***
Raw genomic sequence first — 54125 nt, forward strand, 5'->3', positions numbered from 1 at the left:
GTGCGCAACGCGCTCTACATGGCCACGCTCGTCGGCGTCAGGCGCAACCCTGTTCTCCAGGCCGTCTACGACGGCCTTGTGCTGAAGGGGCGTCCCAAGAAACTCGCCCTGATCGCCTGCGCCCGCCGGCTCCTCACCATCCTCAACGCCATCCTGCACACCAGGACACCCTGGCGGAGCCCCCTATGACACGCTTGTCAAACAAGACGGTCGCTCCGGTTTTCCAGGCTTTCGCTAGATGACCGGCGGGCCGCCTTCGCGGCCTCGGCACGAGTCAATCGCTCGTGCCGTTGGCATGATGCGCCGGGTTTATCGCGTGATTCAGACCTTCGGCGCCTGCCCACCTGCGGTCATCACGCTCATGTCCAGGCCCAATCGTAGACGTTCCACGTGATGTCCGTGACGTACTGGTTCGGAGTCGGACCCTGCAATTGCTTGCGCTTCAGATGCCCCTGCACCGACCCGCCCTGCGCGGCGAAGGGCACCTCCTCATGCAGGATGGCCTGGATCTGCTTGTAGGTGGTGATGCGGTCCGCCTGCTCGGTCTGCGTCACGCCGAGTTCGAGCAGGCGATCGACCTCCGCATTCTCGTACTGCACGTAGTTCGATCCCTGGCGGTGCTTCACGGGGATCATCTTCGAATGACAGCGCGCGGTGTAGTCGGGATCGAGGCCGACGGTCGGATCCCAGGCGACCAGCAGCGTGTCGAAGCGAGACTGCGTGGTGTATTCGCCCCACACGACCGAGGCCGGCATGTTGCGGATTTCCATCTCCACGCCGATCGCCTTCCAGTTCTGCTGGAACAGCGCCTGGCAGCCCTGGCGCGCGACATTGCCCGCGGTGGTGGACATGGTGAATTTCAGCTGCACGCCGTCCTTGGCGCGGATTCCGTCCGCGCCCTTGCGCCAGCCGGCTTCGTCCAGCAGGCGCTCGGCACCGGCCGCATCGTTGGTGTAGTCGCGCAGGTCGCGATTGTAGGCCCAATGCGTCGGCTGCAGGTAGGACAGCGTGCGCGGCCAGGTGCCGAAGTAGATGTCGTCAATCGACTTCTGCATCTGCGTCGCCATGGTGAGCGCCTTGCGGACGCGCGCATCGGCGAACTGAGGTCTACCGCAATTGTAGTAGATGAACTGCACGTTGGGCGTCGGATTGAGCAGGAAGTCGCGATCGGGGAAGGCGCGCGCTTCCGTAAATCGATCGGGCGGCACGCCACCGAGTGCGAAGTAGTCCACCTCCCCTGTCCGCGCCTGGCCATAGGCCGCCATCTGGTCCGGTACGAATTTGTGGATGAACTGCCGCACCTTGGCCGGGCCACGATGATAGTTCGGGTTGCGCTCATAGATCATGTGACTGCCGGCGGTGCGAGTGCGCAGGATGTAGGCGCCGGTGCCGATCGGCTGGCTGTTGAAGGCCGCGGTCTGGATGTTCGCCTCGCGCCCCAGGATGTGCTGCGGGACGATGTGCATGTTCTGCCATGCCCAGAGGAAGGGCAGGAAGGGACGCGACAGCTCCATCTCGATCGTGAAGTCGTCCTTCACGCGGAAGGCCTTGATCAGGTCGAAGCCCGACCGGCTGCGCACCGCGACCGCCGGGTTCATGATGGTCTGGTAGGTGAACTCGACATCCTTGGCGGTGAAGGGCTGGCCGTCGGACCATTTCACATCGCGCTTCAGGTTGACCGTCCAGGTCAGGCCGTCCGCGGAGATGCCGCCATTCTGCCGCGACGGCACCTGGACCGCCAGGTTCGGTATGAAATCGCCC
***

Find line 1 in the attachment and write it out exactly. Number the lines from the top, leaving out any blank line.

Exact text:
Raw genomic sequence first — 54125 nt, forward strand, 5'->3', positions numbered from 1 at the left: